The Evolution of Sports Culture
from 'Juego de Pelota' to modern football, basketball, and soccer
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The Evolution of Sports Culture
Sports practices are more than three thousand years old.
Sports in society have changed in form and technology, and even the meanings attached to them have evolved.
Nevertheless, to learn about where we are right now, I believe it’s essential always to go back to history to discover its roots. How did sports look like thousands of years ago? In which ways did it evolve? What seemed normal before that would sound crazy today?
In today’s article in the magazine, we’ll explore a particular sport that existed long before society invented basketball, football, or baseball. A game that happened from tiny courts found throughout small Mexican villages to huge courts in Chichen-Itza —the Mesoamerican ballgame.
The Mesoamerican Ballgame
The Mesoamerican ballgame — known as Pitz in Mayan, Pok-ta-Pok in English, and Juego de Pelota in Spanish — has existed since around 1650 BCE.
Ancient Mesoamerica’s territory covered most of Mexico, Honduras, Guatemala, Belize, and El Salvador. The discovery of over two thousand courts in such regions shows how popular and influential the sport was for ancient cultures.
Different areas had different sports versions with different rules and customs, but the game was generally the same.
Mesoamerican cultures played the Juego de Pelota with an ulama rubber ball to score points in a ‘hoop’ in a court of walls and end zones.
Teams accumulate points by passing the ball through the rings on the wall or striking markers in the opposite team's end zone.
Athletes could not use their hands but controlled the ball by hitting it with the upper arms, hips, and thighs.
Dreamworks did great recreating a ball game in a Road to El Dorado movie scene. Check it out:
More than a Game
Aztecs considered Pok-ta-Pok as more than just a game, as it had many levels of meanings;
Recreational: indulged in by most adolescent boys;
Public entertainment: where enthusiastic spectators actively gambled on the results;
Gladiatorial ritual: where they killed captives in rigged ballgames in the form of sacrifice;
Due to a lack of evidence, it is unclear if they executed the losing team, the losing captain, or the victorious crew.
Alternatively, Mayan literature suggests that they perceived ballcourts to be entryways to the underworld;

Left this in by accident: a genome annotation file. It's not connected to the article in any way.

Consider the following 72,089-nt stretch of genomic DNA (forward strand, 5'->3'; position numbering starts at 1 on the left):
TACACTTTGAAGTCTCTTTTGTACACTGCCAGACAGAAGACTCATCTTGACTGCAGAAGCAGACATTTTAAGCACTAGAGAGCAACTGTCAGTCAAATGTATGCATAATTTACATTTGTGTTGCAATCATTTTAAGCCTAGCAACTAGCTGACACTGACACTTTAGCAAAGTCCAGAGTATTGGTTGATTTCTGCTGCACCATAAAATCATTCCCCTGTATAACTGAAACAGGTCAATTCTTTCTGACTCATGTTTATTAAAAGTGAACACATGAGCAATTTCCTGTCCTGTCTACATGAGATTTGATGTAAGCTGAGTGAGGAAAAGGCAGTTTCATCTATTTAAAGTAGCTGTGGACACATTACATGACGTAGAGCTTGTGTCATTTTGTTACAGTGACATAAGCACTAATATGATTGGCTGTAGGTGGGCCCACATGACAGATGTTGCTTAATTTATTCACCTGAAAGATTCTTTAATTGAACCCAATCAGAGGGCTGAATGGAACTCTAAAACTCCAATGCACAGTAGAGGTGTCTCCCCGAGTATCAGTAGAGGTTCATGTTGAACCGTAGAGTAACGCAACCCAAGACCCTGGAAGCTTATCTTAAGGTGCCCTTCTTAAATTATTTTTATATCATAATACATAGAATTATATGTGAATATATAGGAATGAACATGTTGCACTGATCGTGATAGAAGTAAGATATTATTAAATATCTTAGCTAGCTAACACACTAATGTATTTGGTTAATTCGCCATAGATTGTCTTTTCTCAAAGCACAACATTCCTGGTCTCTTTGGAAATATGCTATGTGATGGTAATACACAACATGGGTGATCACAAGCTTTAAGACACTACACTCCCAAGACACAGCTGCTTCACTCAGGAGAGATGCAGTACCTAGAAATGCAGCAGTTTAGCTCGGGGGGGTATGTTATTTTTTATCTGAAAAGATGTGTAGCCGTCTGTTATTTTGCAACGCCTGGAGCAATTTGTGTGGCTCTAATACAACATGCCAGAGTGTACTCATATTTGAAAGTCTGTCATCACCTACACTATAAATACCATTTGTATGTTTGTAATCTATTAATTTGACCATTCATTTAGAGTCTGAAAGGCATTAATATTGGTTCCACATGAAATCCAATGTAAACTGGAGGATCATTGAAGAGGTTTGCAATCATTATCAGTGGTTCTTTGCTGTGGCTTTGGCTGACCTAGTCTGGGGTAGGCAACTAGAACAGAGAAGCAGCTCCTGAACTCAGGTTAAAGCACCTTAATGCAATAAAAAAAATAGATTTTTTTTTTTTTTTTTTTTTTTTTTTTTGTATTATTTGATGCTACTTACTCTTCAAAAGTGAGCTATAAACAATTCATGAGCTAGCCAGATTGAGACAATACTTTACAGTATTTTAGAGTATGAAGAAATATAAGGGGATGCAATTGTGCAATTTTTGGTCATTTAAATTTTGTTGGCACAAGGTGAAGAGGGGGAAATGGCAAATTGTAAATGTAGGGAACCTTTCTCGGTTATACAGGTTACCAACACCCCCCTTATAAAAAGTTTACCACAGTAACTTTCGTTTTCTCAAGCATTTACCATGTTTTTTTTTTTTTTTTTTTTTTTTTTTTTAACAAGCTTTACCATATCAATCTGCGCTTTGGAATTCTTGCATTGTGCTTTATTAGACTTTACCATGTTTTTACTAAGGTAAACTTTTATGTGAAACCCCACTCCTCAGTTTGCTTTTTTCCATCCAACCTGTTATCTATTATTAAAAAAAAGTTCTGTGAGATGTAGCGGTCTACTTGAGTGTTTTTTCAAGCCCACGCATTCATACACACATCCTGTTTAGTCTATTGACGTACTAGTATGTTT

“Sacred places where man and god met.”
While they wouldn’t execute every athlete who played Pok-ta-Pok, the game's religiousness often encouraged violence, and frequently, people wanted to see blood.
During the Spanish Conquest of the Aztecs in 1519-21, the Mesoamerican ballgame shocked the conquerors. They’d never seen anything like it before.
The conquerors admired Pitz athletes' skills. They were particularly thrilled by the rubber ball (a material unknown to them) due to its ability to bounce more than any other material they knew.
The Evolution of the Ballgame
The incorporation of the rubber ball significantly transformed European ball games and sports.
You can think about the development of the Mesoamerican ballgame a lot, like the evolution of the arena games in Roman antiquity, where violence was celebrated rather than restricted.
However, the difference between the gladiator fights at the Coliseum and Pitz is that Mayans and Aztecs saw the court as a religious center. The Coliseum was a facility for sheer entertainment.
The Spanish conquerors eventually vanished from the game from Mesoamerica due to its connection with religiosity. Nevertheless, the prehispanic game remains an excellent case study of society and modern sports.
What was normal before (i.e., sacrifices, blood, religiosity) would be deemed crazy today.
Modern sports take safety very seriously.
Although we don’t sacrifice losing sports teams today, it’s fascinating to think about what seems ‘normal’ for us now but may sound crazy in the future.
Take boxing or rugby, for instance; violence in these sports is evident. But we tell ourselves that it’s ‘normal’! Yet, the recurrence of violence in these sports should lead us to consider whether there is inherent ritualized warfare or simple entertainment.
Learning about the Mesoamerican ballgame, history, and sports evolution should help us understand more about sports culture and its role in society.
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